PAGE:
What is a book to you?
Do you prefer a physical book? Or reading on a Kindle?
A Kindle is a small hand-held electronic device for reading books, similar to an iPod or MP3 player where you download and play music. The Kindle works the same way by downloading books (via wireless technology) and store up to thousands becoming your own personal, portable library.
However, you compared to the original Kindle, the latest Kindles offer new options that the older versions did not have.
“As soon as you interject a book with links and connect it to the Web–as you as you “extend” and “enhance” it and make it “dynamic”- you change what it is and you change, as well, the experience of reading it.”
Japanese cell phone novels (keitai shousetsu, ケータイ小説, literally keitai = cell phone, shousetsu = novel) is phenomenon that began almost fifteen years ago and landed in the Western world in 2008. It as mentioned before began in Japan, popular with everyday middle school, high school, university students and even those older write novels on their phones and post them onto sites chapter by chapter. Getting comments, reviews from chapters that consist of even 50-100 characters, sometimes more.
Cellphones back then were much more advanced compared to what we have now. Already possessing the ability to access the internet and post on chatrooms/websites.
These writers would write about numerous controversial subjects such as a personal, emotional, existential and controversial topics that are considered taboo to mention openly in Japanese culture, such as identity, subcultures, relationships, rape, bullying, abortion, friendships, and betrayals. These novels can receive more than ten million views and some have even been adapted into published works, tv dramas, films, anime (cartoons), manga (comicbooks).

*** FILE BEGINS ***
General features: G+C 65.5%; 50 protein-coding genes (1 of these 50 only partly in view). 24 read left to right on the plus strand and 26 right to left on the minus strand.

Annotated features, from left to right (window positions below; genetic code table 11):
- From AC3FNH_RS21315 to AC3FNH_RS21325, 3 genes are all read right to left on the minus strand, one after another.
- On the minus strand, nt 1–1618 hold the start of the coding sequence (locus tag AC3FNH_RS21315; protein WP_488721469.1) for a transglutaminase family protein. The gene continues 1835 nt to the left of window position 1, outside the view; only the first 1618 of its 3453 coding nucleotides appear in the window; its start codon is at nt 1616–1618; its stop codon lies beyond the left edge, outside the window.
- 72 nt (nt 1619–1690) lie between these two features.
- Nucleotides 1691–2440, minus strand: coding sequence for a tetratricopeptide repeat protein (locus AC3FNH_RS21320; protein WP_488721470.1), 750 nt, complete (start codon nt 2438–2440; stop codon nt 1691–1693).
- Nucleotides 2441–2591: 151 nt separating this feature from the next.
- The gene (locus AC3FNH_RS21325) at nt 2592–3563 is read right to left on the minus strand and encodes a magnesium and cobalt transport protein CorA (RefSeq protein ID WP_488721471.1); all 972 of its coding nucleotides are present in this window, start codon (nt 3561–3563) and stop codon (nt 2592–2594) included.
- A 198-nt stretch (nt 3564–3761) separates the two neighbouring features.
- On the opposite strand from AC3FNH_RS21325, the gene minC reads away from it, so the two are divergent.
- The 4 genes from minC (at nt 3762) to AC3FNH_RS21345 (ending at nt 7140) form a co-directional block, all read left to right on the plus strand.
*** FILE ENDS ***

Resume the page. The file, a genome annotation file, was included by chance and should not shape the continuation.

The top five bestselling novels in Japan are often originally cellphone novels.
Examples are: “Koizora” (Love Sky), “Akai Ito” (Red String of Fate), “Kimi No Sei” (It’s Your Fault), “Moshimo Kimi Ga” (If You)
- APP. HOOKED
THREATS TO BOOK
- French poet Alphonse de Lamartine “This will be the reign of the human world in all its plenitude. Thought will not have time to ripen, to accumulate into the form of a book-the book will arrive too late. The only book possible from today is a newspaper?”
- Why do you believe it failed?
- In an 1889 essay in the Atlantic Monthly, Philip Hubert predicted that “many books and stories may not see the light of print at all; they will go into the hands of their readers, or hearers rather, as phonograms.”